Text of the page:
Don’t call Salwa Rahman a makeup artist—she’s so much more than that. The UK-based Muslim beauty blogger has a penchant for experimenting with different liners, blushes, and lipsticks, resulting in vibrant concoctions only a true creative could conjure up. Splatters of orange, geometric reds, and modern homages to her Bangladeshi background are just a few of the endless examples of her signature looks, making her an up-and-coming force to be reckoned with in the world of beauty.
If you want to stray away from all the glitter and contouring so many beauty influencers push, allow Rahman to be your newfound inspiration. Self-described as a “nonconformist,” her looks are far from the mundane. And that’s why they’re making a splash on Instagram.
Below, Rahman opens up about her crazy cosmetic creations, the importance of experimentation, and what she considers the true meaning of “beauty.”
Why did you decide to experiment with makeup?
Salwa Rahman: “I’m a beauty enthusiast. I don’t call myself a makeup artist because I feel like that’s not a label that truly resonates with me and what I do. Everything I do is a hobby; it’s more about fun and experimentation than anything else. I’ve always loved art, but I never really had an artistic approach to beauty because I thought it was just there to make you look nice. But as I grew up and found products that suited my style, I started to realize that I could transfer that sort of creativity to beauty.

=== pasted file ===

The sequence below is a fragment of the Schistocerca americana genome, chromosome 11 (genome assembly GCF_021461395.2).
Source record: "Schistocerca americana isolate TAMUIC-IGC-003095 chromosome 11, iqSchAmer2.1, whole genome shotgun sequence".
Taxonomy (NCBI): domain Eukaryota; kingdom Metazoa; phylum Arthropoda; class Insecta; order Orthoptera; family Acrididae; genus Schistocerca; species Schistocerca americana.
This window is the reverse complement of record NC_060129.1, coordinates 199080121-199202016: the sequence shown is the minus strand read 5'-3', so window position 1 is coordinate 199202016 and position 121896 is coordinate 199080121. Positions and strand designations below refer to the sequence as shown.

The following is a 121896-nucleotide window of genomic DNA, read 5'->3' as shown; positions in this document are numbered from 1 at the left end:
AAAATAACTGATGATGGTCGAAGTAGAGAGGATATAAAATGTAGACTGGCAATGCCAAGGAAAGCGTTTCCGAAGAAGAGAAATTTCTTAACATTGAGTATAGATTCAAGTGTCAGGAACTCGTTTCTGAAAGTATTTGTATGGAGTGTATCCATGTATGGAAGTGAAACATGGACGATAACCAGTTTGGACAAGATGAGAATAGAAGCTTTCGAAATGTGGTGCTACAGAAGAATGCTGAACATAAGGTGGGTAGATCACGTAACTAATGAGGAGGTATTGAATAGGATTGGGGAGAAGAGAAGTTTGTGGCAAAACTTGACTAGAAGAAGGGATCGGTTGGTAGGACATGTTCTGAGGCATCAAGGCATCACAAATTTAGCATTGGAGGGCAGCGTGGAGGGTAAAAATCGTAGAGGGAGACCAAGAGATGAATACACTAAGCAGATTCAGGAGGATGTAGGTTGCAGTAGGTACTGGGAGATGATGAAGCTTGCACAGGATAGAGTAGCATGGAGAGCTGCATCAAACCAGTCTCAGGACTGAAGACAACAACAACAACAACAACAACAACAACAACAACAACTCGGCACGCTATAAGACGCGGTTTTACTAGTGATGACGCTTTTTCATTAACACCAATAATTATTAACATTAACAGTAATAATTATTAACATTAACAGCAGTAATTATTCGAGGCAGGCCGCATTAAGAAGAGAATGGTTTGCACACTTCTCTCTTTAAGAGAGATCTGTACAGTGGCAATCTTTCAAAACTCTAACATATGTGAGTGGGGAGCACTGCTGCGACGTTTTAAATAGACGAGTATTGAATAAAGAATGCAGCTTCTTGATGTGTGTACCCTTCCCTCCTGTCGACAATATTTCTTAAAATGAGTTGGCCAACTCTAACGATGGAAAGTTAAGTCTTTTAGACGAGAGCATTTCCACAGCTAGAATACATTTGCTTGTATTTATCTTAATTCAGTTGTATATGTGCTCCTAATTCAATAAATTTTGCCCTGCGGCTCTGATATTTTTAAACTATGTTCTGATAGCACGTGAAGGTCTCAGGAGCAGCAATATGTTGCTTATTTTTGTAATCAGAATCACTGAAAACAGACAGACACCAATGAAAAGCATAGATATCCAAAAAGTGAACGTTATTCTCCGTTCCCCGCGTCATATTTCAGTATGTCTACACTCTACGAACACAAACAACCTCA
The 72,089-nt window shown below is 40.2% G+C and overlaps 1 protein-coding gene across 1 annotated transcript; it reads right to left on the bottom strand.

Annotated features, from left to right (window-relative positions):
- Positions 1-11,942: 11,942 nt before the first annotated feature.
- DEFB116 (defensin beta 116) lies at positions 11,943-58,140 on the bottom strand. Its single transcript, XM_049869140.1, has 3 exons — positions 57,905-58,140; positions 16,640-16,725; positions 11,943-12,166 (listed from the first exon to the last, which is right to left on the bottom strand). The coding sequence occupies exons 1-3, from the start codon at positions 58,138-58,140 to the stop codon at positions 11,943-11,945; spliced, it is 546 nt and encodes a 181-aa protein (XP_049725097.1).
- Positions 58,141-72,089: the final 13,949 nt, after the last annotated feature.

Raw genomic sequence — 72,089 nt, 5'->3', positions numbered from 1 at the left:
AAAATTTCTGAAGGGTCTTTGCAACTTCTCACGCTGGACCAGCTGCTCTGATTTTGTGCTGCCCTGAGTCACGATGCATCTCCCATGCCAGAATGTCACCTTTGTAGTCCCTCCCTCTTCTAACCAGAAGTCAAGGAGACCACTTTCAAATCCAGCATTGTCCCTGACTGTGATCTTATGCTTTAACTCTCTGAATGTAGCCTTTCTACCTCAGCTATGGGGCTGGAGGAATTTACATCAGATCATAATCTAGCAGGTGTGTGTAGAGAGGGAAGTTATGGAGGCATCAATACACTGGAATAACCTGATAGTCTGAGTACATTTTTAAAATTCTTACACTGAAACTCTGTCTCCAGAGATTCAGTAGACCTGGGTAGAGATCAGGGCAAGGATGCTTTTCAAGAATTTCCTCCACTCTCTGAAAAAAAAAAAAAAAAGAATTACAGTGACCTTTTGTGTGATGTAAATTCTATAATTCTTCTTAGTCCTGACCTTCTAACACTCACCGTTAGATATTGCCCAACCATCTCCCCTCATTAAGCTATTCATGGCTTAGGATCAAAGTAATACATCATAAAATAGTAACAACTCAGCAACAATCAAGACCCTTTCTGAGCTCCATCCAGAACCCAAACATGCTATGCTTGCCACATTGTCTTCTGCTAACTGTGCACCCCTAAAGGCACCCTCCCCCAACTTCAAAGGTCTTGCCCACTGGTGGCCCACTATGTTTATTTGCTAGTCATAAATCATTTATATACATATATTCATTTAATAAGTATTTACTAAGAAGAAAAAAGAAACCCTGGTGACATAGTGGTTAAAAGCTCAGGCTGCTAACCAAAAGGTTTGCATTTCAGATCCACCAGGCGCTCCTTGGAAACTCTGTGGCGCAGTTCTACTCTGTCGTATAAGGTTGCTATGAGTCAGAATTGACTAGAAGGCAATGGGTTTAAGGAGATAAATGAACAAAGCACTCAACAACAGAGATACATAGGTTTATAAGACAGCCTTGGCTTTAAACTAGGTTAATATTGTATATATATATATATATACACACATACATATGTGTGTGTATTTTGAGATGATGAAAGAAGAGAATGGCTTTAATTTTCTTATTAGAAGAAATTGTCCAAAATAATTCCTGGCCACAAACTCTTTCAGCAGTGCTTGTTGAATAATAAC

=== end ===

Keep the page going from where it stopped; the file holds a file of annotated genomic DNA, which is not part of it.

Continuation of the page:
“The reason I chose beauty is because I found it had more artistic leeway than other creative avenues. For example, I love fashion, but I don’t think it caters to modern Muslim women; I could never find clothes that kept me aligned with my religion. I’ve yet to find something for me, in terms of fashion. I still draw and dabble in other forms of art, but beauty is what I find fun.”
How would you describe your aesthetic?
SR: “I would describe it as colorful, nonconformist, unique. I also like to think of it as nonconformist. It’s slightly avant-garde and more editorial-focused.
I would definitely say avant-garde. You have a uniqueness that’s not found in the other cut crease-loving beauty influencers.
SR: “I can’t even do that makeup.”
Honestly, no one can. It’s half Photoshop or FaceTune.
SR: “I can do weird eyeliner with no problem at all, but a cut crease? Forget it. That shit will take me a good half hour!”
I’ve also noticed that you use a lot of bold, vibrant colors, especially red. What pulls you towards these styles?
SR: “Honestly, I know everyone wants to hear that there’s a certain factor that leads me to use those colors, but honestly, it’s just because I like wearing them. I like the fact that I can have something bold on my face, and I like that I have the liberty to do so.I don’t have a specific reason that ties me to doing what I do. I simply do it because I can.”
There’s an ingenuity about you, which is important to have in the beauty world. How do you maintain that integrity?